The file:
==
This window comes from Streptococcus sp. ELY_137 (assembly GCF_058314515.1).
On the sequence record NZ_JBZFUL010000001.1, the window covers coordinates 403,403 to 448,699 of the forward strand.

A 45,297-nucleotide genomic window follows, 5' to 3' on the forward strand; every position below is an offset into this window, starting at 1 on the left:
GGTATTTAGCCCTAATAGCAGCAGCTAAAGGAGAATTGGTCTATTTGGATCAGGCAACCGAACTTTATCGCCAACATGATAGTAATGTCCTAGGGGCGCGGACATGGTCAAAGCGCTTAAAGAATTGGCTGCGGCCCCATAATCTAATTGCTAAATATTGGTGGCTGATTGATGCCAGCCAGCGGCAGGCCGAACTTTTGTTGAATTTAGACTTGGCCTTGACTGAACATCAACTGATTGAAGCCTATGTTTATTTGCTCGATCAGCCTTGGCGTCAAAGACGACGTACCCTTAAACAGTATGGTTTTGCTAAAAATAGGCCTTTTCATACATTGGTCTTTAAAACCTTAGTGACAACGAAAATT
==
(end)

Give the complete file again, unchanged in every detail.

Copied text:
This window comes from Streptococcus sp. ELY_137 (assembly GCF_058314515.1).
On the sequence record NZ_JBZFUL010000001.1, the window covers coordinates 403,403 to 448,699 of the forward strand.

A 45,297-nucleotide genomic window follows, 5' to 3' on the forward strand; every position below is an offset into this window, starting at 1 on the left:
GGTATTTAGCCCTAATAGCAGCAGCTAAAGGAGAATTGGTCTATTTGGATCAGGCAACCGAACTTTATCGCCAACATGATAGTAATGTCCTAGGGGCGCGGACATGGTCAAAGCGCTTAAAGAATTGGCTGCGGCCCCATAATCTAATTGCTAAATATTGGTGGCTGATTGATGCCAGCCAGCGGCAGGCCGAACTTTTGTTGAATTTAGACTTGGCCTTGACTGAACATCAACTGATTGAAGCCTATGTTTATTTGCTCGATCAGCCTTGGCGTCAAAGACGACGTACCCTTAAACAGTATGGTTTTGCTAAAAATAGGCCTTTTCATACATTGGTCTTTAAAACCTTAGTGACAACGAAAATT